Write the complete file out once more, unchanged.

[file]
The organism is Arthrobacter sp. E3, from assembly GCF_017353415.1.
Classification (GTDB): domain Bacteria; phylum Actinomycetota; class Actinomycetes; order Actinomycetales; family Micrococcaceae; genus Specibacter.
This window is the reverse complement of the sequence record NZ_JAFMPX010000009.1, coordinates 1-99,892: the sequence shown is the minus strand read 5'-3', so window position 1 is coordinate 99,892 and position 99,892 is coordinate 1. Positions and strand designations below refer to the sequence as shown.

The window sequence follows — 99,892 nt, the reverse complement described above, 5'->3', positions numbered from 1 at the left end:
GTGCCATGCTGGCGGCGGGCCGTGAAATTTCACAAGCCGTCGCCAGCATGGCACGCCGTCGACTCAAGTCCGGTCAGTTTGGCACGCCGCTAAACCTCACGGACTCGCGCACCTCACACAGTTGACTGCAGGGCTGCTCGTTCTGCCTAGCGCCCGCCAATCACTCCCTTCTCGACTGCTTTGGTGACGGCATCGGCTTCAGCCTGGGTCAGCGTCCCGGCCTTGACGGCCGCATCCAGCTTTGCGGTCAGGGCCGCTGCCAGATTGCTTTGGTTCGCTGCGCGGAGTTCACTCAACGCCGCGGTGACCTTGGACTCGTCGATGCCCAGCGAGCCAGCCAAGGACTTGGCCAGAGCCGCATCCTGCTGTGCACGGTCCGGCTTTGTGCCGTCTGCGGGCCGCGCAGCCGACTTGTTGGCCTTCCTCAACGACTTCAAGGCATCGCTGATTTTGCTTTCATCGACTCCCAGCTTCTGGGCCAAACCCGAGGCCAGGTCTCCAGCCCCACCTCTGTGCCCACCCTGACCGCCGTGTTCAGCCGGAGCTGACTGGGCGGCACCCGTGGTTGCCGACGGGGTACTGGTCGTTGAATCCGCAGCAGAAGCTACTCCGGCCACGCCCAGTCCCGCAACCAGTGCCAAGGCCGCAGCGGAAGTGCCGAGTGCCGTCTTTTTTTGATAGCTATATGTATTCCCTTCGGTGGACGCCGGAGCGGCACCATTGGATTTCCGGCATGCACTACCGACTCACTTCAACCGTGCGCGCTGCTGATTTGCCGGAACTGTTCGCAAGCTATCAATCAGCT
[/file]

The organism is Arthrobacter sp. E3, from assembly GCF_017353415.1.
Classification (GTDB): domain Bacteria; phylum Actinomycetota; class Actinomycetes; order Actinomycetales; family Micrococcaceae; genus Specibacter.
This window is the reverse complement of the sequence record NZ_JAFMPX010000009.1, coordinates 1-99,892: the sequence shown is the minus strand read 5'-3', so window position 1 is coordinate 99,892 and position 99,892 is coordinate 1. Positions and strand designations below refer to the sequence as shown.

The window sequence follows — 99,892 nt, the reverse complement described above, 5'->3', positions numbered from 1 at the left end:
GTGCCATGCTGGCGGCGGGCCGTGAAATTTCACAAGCCGTCGCCAGCATGGCACGCCGTCGACTCAAGTCCGGTCAGTTTGGCACGCCGCTAAACCTCACGGACTCGCGCACCTCACACAGTTGACTGCAGGGCTGCTCGTTCTGCCTAGCGCCCGCCAATCACTCCCTTCTCGACTGCTTTGGTGACGGCATCGGCTTCAGCCTGGGTCAGCGTCCCGGCCTTGACGGCCGCATCCAGCTTTGCGGTCAGGGCCGCTGCCAGATTGCTTTGGTTCGCTGCGCGGAGTTCACTCAACGCCGCGGTGACCTTGGACTCGTCGATGCCCAGCGAGCCAGCCAAGGACTTGGCCAGAGCCGCATCCTGCTGTGCACGGTCCGGCTTTGTGCCGTCTGCGGGCCGCGCAGCCGACTTGTTGGCCTTCCTCAACGACTTCAAGGCATCGCTGATTTTGCTTTCATCGACTCCCAGCTTCTGGGCCAAACCCGAGGCCAGGTCTCCAGCCCCACCTCTGTGCCCACCCTGACCGCCGTGTTCAGCCGGAGCTGACTGGGCGGCACCCGTGGTTGCCGACGGGGTACTGGTCGTTGAATCCGCAGCAGAAGCTACTCCGGCCACGCCCAGTCCCGCAACCAGTGCCAAGGCCGCAGCGGAAGTGCCGAGTGCCGTCTTTTTTTGATAGCTATATGTATTCCCTTCGGTGGACGCCGGAGCGGCACCATTGGATTTCCGGCATGCACTACCGACTCACTTCAACCGTGCGCGCTGCTGATTTGCCGGAACTGTTCGCAAGCTATCAATCAGCT